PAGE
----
How one university successfully updated the cooling and capacity for its data centre.
When the University of Plymouth needed to upgrade its decade-old data centre cooling system to accommodate its new high performance computing (HPC) hardware, It turned to data centre architects 2bm, with support from Transtherm Cooling Industries. The team installed a compressor-less cooling system and capacity upgrade which delivered excellent results, including an 85% reduction in energy consumption for the facility’s cooling plan and a PUE of 1.12 and below, even during one of the hottest UK summers on record.
Matthew Evans, technical manager for design and build at 2bm, explains his vision for the project: “The University of Plymouth’s exiting data centre cooling system comprised process chillers, pumps and sequencing panels feeding internal in-row units. Despite the traditional internal cooling hardware, we were keen to push the boundaries of design and specification in order to deliver tangible results and a stable environment.
Rob Sewell, director for design and build at 2bm, adds: “It was this ethos that led us to use adiabatic technology to retrofit a highly efficient compressor-less solution to a site using more conventional internal cooling hardware – something which many data centre architects would shy away from.
“For us, compressor-less data centre cooling is best practice and is a logistically viable solution for every data centre in Europe, even on tight budgets, we believe it should be the future for all data centre cooling solutions.”
Tim Bound, director of Transtherm, says: “Now that server technology can withstand marginally higher temperatures, there is a steep upward trend for bypassing refrigerant or compressor technology in favour of using ambient cooling systems to directly cool the data centre, rather than dissipating heat from the primary cooling plant.
“This not only delivers improved energy efficiency ratios (EER), but also offers shorter payback periods and quicker lead times. The project at The University of Plymouth showcases what can be achieved with this particular innovation, even with legacy data centre infrastructure.”
Like many data centre environments, it was imperative that the university’s site remained live throughout the capacity upgrade and installation of a new cooling system. Sitting so close to the Plymouth coastline, componentry manufactured from corrosive-resistant materials were also a pre-requisite of the project specification.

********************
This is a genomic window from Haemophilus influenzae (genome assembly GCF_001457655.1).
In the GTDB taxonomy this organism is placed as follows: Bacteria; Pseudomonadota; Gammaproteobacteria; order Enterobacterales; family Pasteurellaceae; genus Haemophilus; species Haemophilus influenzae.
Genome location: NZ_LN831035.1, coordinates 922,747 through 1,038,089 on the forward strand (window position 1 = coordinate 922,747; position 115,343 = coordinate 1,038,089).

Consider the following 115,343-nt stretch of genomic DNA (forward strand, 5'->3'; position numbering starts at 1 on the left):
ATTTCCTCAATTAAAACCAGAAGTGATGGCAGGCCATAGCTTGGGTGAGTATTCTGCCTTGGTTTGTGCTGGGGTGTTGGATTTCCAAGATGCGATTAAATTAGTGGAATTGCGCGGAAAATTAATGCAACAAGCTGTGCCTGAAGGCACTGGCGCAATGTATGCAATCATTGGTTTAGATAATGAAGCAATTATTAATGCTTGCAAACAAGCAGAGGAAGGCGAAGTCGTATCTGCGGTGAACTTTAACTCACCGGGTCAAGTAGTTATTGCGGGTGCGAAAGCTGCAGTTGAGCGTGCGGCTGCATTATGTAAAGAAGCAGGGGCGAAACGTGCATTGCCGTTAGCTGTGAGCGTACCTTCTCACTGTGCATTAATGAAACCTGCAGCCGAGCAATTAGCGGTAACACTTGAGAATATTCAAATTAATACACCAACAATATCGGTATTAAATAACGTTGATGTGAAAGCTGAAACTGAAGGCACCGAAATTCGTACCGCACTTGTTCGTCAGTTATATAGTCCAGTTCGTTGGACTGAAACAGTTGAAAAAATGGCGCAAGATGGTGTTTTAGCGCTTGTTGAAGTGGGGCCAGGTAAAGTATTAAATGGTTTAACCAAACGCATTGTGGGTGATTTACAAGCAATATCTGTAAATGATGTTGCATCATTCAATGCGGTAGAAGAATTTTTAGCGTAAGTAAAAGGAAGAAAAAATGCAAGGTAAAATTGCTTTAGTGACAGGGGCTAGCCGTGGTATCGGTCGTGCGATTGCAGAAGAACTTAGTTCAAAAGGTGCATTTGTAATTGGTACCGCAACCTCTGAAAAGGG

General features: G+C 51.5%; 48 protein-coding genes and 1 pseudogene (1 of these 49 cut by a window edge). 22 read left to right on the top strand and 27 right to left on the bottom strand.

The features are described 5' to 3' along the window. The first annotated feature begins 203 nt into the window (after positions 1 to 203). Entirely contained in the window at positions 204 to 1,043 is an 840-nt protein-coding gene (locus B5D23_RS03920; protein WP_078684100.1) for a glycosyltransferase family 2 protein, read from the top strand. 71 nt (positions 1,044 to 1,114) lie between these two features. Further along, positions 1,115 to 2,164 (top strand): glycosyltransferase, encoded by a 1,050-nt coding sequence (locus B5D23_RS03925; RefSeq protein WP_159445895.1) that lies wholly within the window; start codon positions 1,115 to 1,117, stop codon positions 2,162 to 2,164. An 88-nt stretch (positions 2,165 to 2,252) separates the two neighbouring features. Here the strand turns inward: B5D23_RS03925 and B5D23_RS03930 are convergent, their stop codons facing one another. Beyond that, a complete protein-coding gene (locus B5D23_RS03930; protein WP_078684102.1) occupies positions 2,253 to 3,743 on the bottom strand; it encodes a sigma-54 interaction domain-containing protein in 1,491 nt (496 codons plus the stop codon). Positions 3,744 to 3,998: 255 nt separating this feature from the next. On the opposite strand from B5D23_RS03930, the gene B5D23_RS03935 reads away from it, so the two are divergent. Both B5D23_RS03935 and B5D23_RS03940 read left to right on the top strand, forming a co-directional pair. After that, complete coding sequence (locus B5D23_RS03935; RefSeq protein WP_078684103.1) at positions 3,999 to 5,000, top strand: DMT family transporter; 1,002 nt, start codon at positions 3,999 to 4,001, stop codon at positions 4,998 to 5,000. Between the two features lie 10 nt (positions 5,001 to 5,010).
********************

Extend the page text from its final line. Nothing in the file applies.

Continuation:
In addition to these key project considerations, the base requirement for the cooling technology overhaul and capacity upgrade was an N+1 resilient solution, capable of delivering 100 kW of cooling capacity to the existing data centre, as well as the new HPC cluster [with up to 20 kW per rack possible].
By working closely together, the 2bm design team and Transtherm’s team of mechanical engineers worked to deliver a financially viable compressor-less cooling system which could be retrofitted into the small space available on site, ahead of schedule.
Budget restrictions often lead to debilitating compromises on specification standards, but this compressor-less solution not only delivered on innovation, but also refused to compromise on anti-corrosive material selection, noise levels or operational parameters.
The project required two 100 kW, four-fan adiabatic V-coolers capable of cooling water down to 24.5°C in the peak of summer and to 18°C throughout cooler parts of the year.
The product was supplied with aluminium-magnesium fins, stainless steel flanges and a painted galvanised steel finish, specifically to deal with the environmental demands of the location of this project.
Evans continues: “We requested low -power EC fans, which is a standard requirement for our specifications. On this particular project, the use of variable speed fans delivered an EER of over 100 for 80% of the year; an impressive figure given the narrow cooling window between the air temperature and the required water temperature on site.”
This project saw a decade-old, corroded, compressor-based system, with an ambient-only cooling solution. The new plant was manufactured to withstand the corrosive coastal environment for maximum service life and it requires no refrigerant on-site – an important consideration given the current refrigerant price crisis.
Paul Nile, maintenance manager for The University of Plymouth, says: “We were ultimately thrilled with the decision to upgrade to a new ambient only cooling system, rather than simply switch the old chillers for a like-for-like replacement; something which we didn’t think was achievable within our original budget.
“Commissioned during one of the hottest UK summers on record, the new system has already demonstrated its performance credentials and we are delighted with the results.”